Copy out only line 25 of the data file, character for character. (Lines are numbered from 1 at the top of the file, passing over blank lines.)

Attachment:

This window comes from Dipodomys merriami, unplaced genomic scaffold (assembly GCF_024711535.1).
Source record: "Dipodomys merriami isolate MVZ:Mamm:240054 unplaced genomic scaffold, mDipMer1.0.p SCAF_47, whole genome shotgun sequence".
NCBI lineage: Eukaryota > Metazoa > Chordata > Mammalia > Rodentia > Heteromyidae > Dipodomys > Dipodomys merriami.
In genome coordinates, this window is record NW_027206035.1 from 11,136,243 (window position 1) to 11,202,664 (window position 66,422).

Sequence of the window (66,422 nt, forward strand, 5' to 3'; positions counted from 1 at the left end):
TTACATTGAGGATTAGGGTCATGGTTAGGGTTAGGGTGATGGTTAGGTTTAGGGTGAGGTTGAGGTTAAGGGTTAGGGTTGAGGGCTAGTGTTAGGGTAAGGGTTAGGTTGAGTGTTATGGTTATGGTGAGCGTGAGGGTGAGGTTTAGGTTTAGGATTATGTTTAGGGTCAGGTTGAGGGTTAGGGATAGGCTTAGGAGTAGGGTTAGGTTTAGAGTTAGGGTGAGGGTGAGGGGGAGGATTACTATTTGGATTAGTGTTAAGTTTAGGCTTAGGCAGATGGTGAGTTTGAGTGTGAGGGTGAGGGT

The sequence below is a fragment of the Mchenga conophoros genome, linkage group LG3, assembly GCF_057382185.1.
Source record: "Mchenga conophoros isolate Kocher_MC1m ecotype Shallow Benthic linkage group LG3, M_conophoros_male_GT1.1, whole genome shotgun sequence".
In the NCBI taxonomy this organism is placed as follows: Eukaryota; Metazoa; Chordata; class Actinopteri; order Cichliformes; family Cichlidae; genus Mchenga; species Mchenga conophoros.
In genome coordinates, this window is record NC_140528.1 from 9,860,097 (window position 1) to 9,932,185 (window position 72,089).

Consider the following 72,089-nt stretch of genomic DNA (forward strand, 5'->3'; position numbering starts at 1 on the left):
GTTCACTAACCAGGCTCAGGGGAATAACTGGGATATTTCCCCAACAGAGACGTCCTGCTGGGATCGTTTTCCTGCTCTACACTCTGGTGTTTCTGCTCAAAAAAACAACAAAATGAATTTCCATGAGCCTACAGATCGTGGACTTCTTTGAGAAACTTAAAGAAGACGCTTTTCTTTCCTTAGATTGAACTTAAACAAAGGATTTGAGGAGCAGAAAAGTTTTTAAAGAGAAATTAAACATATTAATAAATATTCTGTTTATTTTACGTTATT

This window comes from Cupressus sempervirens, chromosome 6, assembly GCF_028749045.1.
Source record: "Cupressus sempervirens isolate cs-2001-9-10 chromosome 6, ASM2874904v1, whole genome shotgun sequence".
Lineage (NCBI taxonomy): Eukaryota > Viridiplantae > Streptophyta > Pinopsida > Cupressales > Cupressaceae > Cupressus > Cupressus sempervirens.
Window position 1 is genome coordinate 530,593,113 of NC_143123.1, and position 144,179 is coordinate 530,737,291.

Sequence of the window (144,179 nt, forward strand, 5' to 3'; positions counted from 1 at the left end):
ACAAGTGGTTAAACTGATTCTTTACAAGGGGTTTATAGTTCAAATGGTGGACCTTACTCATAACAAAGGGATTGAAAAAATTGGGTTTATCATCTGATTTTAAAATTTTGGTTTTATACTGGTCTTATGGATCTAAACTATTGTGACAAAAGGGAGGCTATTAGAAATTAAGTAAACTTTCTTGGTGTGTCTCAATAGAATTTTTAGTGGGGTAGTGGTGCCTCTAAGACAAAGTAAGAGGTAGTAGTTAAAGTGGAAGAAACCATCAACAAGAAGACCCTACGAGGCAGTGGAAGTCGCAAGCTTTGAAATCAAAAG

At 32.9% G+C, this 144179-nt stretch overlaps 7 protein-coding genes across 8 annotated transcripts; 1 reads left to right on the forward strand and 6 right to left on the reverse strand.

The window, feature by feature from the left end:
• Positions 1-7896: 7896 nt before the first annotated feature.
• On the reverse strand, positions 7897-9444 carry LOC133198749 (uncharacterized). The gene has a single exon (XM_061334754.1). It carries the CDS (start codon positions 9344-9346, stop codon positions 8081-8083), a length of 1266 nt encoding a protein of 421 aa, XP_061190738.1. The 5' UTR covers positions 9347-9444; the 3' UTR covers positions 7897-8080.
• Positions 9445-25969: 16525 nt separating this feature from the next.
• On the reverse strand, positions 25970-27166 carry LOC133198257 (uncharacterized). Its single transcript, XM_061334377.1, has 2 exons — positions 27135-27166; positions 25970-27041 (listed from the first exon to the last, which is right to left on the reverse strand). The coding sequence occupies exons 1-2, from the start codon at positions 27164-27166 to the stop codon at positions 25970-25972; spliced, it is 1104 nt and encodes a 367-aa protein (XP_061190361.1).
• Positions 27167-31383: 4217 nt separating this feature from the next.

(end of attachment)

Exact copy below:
• Positions 27167-31383: 4217 nt separating this feature from the next.